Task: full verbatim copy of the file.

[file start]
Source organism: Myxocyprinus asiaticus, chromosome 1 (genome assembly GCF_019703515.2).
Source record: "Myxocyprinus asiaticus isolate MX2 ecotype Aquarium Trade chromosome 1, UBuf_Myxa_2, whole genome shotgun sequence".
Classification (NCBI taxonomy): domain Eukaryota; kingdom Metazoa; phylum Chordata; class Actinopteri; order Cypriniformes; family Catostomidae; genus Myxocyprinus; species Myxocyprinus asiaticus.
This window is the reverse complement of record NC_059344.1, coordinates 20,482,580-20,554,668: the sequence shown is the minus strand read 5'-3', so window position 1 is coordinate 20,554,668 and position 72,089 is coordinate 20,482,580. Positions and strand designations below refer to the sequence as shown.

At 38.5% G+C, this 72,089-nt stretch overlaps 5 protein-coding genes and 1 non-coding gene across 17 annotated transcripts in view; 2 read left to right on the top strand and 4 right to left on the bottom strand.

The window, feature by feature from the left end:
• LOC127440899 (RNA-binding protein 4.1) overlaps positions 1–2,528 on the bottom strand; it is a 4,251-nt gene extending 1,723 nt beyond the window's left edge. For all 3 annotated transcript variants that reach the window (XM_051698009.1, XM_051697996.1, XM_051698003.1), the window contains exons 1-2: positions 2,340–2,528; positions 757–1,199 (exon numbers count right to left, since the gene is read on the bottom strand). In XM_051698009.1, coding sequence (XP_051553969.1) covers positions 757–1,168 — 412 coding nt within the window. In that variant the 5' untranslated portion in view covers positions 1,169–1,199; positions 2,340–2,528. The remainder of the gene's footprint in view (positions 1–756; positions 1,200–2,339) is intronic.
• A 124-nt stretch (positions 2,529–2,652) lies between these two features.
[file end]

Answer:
Source organism: Myxocyprinus asiaticus, chromosome 1 (genome assembly GCF_019703515.2).
Source record: "Myxocyprinus asiaticus isolate MX2 ecotype Aquarium Trade chromosome 1, UBuf_Myxa_2, whole genome shotgun sequence".
Classification (NCBI taxonomy): domain Eukaryota; kingdom Metazoa; phylum Chordata; class Actinopteri; order Cypriniformes; family Catostomidae; genus Myxocyprinus; species Myxocyprinus asiaticus.
This window is the reverse complement of record NC_059344.1, coordinates 20,482,580-20,554,668: the sequence shown is the minus strand read 5'-3', so window position 1 is coordinate 20,554,668 and position 72,089 is coordinate 20,482,580. Positions and strand designations below refer to the sequence as shown.

At 38.5% G+C, this 72,089-nt stretch overlaps 5 protein-coding genes and 1 non-coding gene across 17 annotated transcripts in view; 2 read left to right on the top strand and 4 right to left on the bottom strand.

The window, feature by feature from the left end:
• LOC127440899 (RNA-binding protein 4.1) overlaps positions 1–2,528 on the bottom strand; it is a 4,251-nt gene extending 1,723 nt beyond the window's left edge. For all 3 annotated transcript variants that reach the window (XM_051698009.1, XM_051697996.1, XM_051698003.1), the window contains exons 1-2: positions 2,340–2,528; positions 757–1,199 (exon numbers count right to left, since the gene is read on the bottom strand). In XM_051698009.1, coding sequence (XP_051553969.1) covers positions 757–1,168 — 412 coding nt within the window. In that variant the 5' untranslated portion in view covers positions 1,169–1,199; positions 2,340–2,528. The remainder of the gene's footprint in view (positions 1–756; positions 1,200–2,339) is intronic.
• A 124-nt stretch (positions 2,529–2,652) lies between these two features.